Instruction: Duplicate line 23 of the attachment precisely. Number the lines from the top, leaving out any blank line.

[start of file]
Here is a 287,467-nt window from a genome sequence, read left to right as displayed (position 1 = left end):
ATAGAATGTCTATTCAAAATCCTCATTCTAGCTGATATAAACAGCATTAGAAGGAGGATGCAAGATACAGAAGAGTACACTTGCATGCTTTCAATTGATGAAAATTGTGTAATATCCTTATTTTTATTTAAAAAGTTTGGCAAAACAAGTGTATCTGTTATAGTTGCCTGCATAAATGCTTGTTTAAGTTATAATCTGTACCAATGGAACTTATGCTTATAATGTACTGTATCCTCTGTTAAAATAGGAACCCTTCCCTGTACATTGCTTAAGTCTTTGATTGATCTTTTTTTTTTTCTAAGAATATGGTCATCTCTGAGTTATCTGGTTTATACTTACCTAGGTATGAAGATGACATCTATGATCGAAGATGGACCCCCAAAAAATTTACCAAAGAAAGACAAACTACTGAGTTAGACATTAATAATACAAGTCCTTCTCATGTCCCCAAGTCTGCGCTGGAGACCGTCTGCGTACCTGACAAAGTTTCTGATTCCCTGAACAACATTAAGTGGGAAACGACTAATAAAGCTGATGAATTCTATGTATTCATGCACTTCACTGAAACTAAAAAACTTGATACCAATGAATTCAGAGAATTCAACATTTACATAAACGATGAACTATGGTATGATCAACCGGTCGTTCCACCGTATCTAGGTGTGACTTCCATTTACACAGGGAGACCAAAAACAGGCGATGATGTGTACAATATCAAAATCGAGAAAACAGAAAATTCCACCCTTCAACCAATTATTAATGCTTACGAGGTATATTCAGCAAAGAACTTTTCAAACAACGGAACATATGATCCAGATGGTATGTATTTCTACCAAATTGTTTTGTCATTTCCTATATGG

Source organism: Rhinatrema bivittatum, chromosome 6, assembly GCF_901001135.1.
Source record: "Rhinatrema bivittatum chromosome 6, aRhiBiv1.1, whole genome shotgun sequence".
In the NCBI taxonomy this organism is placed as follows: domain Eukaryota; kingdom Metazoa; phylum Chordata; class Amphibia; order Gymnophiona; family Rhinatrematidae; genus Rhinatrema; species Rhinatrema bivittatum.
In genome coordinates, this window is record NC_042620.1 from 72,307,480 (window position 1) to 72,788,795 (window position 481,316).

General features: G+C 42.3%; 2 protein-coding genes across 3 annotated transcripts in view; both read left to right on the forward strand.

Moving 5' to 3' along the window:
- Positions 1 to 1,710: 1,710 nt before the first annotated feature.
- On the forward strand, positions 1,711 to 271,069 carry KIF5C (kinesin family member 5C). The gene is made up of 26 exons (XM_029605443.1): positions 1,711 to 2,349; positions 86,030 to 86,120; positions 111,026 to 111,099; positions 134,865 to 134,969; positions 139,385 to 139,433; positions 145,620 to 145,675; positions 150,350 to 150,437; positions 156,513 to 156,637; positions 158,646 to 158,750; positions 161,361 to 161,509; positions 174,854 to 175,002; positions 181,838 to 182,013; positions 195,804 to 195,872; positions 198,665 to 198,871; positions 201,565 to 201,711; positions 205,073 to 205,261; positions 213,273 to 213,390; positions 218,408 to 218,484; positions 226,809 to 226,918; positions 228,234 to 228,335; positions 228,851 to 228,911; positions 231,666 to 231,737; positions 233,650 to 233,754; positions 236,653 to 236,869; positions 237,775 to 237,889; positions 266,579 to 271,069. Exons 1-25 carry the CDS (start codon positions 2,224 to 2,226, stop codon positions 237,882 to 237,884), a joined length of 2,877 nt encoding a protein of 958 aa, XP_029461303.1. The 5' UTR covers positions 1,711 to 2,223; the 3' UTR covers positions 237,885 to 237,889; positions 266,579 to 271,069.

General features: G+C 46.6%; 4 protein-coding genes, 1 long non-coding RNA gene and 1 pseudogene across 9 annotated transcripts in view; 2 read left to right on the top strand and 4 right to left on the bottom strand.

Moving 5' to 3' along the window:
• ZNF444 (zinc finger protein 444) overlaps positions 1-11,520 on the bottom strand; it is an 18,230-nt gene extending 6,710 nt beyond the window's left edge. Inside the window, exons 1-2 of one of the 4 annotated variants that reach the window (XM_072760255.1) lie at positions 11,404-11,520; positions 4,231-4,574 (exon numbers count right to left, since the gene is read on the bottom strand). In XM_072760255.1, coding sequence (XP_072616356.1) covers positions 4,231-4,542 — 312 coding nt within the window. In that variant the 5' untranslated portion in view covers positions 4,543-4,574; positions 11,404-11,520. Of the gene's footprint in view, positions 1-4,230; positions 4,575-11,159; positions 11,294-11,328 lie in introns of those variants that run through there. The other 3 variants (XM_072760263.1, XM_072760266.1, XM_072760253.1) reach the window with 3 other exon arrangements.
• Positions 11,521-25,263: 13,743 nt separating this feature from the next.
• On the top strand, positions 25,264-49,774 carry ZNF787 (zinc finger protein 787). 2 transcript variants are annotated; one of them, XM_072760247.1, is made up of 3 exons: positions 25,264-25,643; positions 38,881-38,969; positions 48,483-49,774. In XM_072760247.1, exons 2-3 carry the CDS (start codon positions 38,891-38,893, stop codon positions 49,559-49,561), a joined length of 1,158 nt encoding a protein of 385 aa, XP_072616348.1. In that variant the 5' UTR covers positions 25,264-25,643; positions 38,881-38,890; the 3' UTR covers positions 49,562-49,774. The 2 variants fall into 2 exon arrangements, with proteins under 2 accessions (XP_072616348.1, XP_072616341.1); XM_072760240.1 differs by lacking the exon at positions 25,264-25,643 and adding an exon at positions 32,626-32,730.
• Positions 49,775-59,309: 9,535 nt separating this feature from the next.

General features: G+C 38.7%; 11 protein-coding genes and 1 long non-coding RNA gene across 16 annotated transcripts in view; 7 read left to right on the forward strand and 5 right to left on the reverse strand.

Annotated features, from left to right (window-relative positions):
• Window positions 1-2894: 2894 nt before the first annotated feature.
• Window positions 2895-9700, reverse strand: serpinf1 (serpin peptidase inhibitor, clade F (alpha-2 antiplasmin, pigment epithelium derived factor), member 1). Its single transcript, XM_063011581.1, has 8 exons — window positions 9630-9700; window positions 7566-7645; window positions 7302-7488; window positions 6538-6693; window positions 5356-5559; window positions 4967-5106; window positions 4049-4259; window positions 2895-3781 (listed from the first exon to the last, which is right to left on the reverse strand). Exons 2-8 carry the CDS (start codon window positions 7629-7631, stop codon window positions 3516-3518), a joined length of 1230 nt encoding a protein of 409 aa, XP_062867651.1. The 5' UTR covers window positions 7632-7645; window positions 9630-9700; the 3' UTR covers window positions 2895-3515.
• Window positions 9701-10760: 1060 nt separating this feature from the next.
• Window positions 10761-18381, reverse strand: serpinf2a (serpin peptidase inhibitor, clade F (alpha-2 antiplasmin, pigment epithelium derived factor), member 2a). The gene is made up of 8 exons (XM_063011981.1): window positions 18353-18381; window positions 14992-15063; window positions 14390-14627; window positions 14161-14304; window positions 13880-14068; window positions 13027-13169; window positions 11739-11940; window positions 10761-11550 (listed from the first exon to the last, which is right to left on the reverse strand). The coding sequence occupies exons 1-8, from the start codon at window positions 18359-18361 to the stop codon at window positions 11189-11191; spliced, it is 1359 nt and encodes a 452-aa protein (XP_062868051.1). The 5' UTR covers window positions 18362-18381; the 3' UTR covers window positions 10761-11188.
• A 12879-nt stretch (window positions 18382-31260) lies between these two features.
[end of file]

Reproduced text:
• A 12879-nt stretch (window positions 18382-31260) lies between these two features.